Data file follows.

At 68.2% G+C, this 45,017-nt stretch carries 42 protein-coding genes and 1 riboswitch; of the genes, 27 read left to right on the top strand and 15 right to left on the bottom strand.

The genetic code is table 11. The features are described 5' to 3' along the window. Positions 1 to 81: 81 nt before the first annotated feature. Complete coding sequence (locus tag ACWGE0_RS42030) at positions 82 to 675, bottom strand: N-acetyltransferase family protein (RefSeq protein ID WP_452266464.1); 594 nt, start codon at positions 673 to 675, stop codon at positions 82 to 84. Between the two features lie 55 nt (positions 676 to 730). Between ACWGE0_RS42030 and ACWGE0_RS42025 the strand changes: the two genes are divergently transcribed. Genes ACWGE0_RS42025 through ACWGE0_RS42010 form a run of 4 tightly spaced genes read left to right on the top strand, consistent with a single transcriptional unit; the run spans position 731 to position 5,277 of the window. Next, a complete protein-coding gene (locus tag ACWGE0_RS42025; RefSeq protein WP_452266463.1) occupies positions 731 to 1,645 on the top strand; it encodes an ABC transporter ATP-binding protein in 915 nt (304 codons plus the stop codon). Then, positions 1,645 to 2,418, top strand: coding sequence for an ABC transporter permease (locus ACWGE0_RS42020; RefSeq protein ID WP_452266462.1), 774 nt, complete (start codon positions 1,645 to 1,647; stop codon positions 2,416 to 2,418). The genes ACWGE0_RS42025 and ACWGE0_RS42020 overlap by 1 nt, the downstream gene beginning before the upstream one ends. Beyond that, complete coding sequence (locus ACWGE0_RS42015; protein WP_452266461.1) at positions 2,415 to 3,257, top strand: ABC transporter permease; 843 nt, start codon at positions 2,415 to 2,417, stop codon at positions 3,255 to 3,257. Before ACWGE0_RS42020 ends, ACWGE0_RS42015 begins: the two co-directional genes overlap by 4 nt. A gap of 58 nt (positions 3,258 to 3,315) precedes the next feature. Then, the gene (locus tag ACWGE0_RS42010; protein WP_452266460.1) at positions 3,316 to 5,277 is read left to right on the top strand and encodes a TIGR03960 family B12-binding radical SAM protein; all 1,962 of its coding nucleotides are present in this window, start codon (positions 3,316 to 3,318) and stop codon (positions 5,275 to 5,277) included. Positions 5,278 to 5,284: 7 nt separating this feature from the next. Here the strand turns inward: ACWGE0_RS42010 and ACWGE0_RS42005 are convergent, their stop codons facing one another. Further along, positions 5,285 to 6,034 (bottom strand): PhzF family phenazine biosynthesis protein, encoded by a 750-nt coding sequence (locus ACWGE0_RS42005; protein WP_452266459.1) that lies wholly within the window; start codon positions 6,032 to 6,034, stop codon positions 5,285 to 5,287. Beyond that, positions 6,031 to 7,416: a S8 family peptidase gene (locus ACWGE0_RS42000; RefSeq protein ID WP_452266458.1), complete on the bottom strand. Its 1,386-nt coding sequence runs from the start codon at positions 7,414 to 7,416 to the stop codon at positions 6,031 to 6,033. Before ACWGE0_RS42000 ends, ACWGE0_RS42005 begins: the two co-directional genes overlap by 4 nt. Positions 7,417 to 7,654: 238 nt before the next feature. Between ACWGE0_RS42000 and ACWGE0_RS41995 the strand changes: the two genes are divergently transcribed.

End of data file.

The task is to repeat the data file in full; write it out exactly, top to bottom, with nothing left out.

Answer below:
At 68.2% G+C, this 45,017-nt stretch carries 42 protein-coding genes and 1 riboswitch; of the genes, 27 read left to right on the top strand and 15 right to left on the bottom strand.

The genetic code is table 11. The features are described 5' to 3' along the window. Positions 1 to 81: 81 nt before the first annotated feature. Complete coding sequence (locus tag ACWGE0_RS42030) at positions 82 to 675, bottom strand: N-acetyltransferase family protein (RefSeq protein ID WP_452266464.1); 594 nt, start codon at positions 673 to 675, stop codon at positions 82 to 84. Between the two features lie 55 nt (positions 676 to 730). Between ACWGE0_RS42030 and ACWGE0_RS42025 the strand changes: the two genes are divergently transcribed. Genes ACWGE0_RS42025 through ACWGE0_RS42010 form a run of 4 tightly spaced genes read left to right on the top strand, consistent with a single transcriptional unit; the run spans position 731 to position 5,277 of the window. Next, a complete protein-coding gene (locus tag ACWGE0_RS42025; RefSeq protein WP_452266463.1) occupies positions 731 to 1,645 on the top strand; it encodes an ABC transporter ATP-binding protein in 915 nt (304 codons plus the stop codon). Then, positions 1,645 to 2,418, top strand: coding sequence for an ABC transporter permease (locus ACWGE0_RS42020; RefSeq protein ID WP_452266462.1), 774 nt, complete (start codon positions 1,645 to 1,647; stop codon positions 2,416 to 2,418). The genes ACWGE0_RS42025 and ACWGE0_RS42020 overlap by 1 nt, the downstream gene beginning before the upstream one ends. Beyond that, complete coding sequence (locus ACWGE0_RS42015; protein WP_452266461.1) at positions 2,415 to 3,257, top strand: ABC transporter permease; 843 nt, start codon at positions 2,415 to 2,417, stop codon at positions 3,255 to 3,257. Before ACWGE0_RS42020 ends, ACWGE0_RS42015 begins: the two co-directional genes overlap by 4 nt. A gap of 58 nt (positions 3,258 to 3,315) precedes the next feature. Then, the gene (locus tag ACWGE0_RS42010; protein WP_452266460.1) at positions 3,316 to 5,277 is read left to right on the top strand and encodes a TIGR03960 family B12-binding radical SAM protein; all 1,962 of its coding nucleotides are present in this window, start codon (positions 3,316 to 3,318) and stop codon (positions 5,275 to 5,277) included. Positions 5,278 to 5,284: 7 nt separating this feature from the next. Here the strand turns inward: ACWGE0_RS42010 and ACWGE0_RS42005 are convergent, their stop codons facing one another. Further along, positions 5,285 to 6,034 (bottom strand): PhzF family phenazine biosynthesis protein, encoded by a 750-nt coding sequence (locus ACWGE0_RS42005; protein WP_452266459.1) that lies wholly within the window; start codon positions 6,032 to 6,034, stop codon positions 5,285 to 5,287. Beyond that, positions 6,031 to 7,416: a S8 family peptidase gene (locus ACWGE0_RS42000; RefSeq protein ID WP_452266458.1), complete on the bottom strand. Its 1,386-nt coding sequence runs from the start codon at positions 7,414 to 7,416 to the stop codon at positions 6,031 to 6,033. Before ACWGE0_RS42000 ends, ACWGE0_RS42005 begins: the two co-directional genes overlap by 4 nt. Positions 7,417 to 7,654: 238 nt before the next feature. Between ACWGE0_RS42000 and ACWGE0_RS41995 the strand changes: the two genes are divergently transcribed.